Microsoft, Intel tout faster IE9 graphics

Both Microsoft and Intel are talking about accelerated graphics on Internet Explorer 9.

Recent Microsoft and Intel primers on Internet Explorer 9's accelerated graphics point to snappier Web browsing.

Microsoft will launch the beta of the upcoming Internet Explorer browser on Wednesday at an event in San Francisco as competition from Chrome, Firefox, and Safari has spurred Redmond to beef up its graphics acceleration, among other improvements. And Intel is slated to introduce its Sandy Bridge chip architecture, with features enhanced graphics silicon, at the Intel Developer Forum, which begins on Monday.

In a blog posted on Friday, Microsoft spelled out what it says are the merits of "full vs. partial acceleration," while Intel, in a new video, is claiming IE9 acceleration on its Core i series of chips--which will include new Sandy Bridge processors.

Graphics chip-based acceleration (Microsoft calls it "hardware acceleration") shifts some tasks from the main processor (CPU) to the graphics processor (GPU). Mainstream GPUs pack in dozens or even hundreds of processing cores. While each GPU core delivers a tiny fraction of the processing power of a CPU core, combined, they can tackle certain tasks much more quickly and efficiently than a CPU. Intel, for its part, has improved the built-in graphics on its Core i series of processors and will integrate its fastest graphics function yet onto the CPU in its upcoming Sandy Bridge processor .

Microsoft says 'full hardware acceleration' will be implemented in IE 9.
Microsoft says 'full hardware acceleration' will be implemented in IE 9. Microsoft

In the Microsoft blog, Ted Johnson, program manager lead for Web graphics at Microsoft, explained the merits of a "fully-hardware accelerated display pipeline that runs from their markup to the screen."

In March, Johnson explains, Microsoft released the first IE9 Platform Preview with GPU-powered HTML5 turned on by default, enabling hardware acceleration on "everything on every Web page" including text, images, backgrounds, borders, SVG (scalable vector graphics) content, and HTML5 video and audio. And with Platform Preview 3 in July, IE 9 introduced a hardware-accelerated HTML5 canvas.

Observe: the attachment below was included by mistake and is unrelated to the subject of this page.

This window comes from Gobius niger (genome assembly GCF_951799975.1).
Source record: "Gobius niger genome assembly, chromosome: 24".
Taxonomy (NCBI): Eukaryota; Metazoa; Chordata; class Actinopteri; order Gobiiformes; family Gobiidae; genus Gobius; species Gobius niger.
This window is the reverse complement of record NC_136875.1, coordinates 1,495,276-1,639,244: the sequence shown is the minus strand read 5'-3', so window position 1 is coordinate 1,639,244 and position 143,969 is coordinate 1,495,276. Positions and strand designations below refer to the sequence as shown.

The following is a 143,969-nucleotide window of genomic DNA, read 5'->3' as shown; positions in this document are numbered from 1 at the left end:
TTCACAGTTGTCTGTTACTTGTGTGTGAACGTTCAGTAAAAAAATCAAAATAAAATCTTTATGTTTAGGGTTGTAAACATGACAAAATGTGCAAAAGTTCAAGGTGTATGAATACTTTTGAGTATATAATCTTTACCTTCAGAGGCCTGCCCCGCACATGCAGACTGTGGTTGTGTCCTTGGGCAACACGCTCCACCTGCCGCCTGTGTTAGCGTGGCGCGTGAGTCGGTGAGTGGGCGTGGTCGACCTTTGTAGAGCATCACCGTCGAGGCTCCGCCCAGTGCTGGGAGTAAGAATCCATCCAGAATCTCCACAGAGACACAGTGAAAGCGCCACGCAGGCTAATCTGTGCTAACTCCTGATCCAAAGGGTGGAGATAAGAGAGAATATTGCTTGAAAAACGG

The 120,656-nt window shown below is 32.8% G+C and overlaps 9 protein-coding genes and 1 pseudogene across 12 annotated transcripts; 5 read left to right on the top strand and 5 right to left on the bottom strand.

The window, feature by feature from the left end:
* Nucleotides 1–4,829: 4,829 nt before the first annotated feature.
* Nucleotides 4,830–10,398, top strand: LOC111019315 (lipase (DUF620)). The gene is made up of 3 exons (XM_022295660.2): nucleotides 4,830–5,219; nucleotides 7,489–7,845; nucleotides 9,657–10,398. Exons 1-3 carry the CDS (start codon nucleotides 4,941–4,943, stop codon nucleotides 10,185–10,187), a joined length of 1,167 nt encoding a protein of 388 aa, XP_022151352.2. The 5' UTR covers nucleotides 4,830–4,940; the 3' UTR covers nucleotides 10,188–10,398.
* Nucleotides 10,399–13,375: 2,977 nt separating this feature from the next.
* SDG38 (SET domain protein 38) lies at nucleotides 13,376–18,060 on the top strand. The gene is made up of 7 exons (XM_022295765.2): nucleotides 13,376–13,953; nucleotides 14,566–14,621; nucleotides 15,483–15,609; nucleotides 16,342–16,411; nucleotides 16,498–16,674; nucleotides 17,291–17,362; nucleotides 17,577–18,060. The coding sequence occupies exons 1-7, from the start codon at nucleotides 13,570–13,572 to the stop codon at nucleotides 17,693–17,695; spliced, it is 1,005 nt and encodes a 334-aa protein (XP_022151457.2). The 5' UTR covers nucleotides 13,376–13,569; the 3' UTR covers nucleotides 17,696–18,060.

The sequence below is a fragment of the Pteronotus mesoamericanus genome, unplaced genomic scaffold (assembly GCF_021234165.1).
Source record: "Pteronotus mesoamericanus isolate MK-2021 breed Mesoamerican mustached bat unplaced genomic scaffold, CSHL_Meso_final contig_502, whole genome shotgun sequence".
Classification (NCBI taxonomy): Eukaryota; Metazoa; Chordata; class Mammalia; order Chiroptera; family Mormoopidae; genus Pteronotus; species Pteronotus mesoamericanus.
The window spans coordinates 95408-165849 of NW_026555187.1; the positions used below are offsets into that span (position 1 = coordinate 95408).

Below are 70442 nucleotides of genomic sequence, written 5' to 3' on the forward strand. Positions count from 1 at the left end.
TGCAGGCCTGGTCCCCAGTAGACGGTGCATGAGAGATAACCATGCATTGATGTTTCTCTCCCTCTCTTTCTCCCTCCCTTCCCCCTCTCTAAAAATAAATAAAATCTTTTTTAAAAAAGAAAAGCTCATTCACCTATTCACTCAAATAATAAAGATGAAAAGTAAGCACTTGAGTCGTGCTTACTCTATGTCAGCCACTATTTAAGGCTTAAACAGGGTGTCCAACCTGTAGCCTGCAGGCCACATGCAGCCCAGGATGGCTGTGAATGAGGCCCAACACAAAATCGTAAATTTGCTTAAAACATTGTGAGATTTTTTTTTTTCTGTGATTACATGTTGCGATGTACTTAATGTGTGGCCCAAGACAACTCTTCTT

Johnson claims that full hardware acceleration is achieved in three steps: Content Rendering (common HTML elements), Page Composition (image-intensive scenarios), and Desktop Composition (composition of final screen display). As a result, IE9 doesn't sacrifice performance for cross-platform compatibility. "When there is a desire to run across multiple platforms, developers introduce abstraction layers and inevitably make trade-offs, which ultimately impact performance and reduce the ability of a browser to achieve 'native' performance" (on the GPU) Johnson writes.

He also cites a demo Microsoft did running HTML5 video on a Netbook running IE9: Microsoft played two HD-encoded, 720p videos using "very little of the CPU" while "another browser maxed out the CPU while dropping frames playing only one of the videos," Johnson writes.

But others are quick to point out that it may not be that cut and dried. "Microsoft marketing is making noises about IE9 having a monopoly on 'full hardware acceleration.' They're wrong; Firefox 4 has all the three levels of acceleration they describe," according to a blog posted Sunday at MozillaZine, an independent Mozilla news, community, and advocacy site.

Intel, on the other hand, is addressing acceleration from the hardware side. The chipmaker released a video Friday showing IE9 running on a Core i5 processor, claiming that "Internet Explorer 9 is hardware accelerated on any piece of graphics hardware that supports DirectX 9."

"The Intel Core i5 processor is calculating the movement of these images and then the built-in HD graphics is actually rendering these images on the screen," said Erik Lorhammer, Sandy Bridge graphics marketing manager, in the video.

Updated at 2:10 p.m. PDT: with commentary from MozillaZine.

About the author

Brooke Crothers writes about mobile computer systems, including laptops, tablets, smartphones: how they define the computing experience and the hardware that makes them tick. He has served as an editor at large at CNET News and a contributing reporter to The New York Times' Bits and Technology sections. His interest in things small began when living in Tokyo in a very small apartment for a very long time.

 

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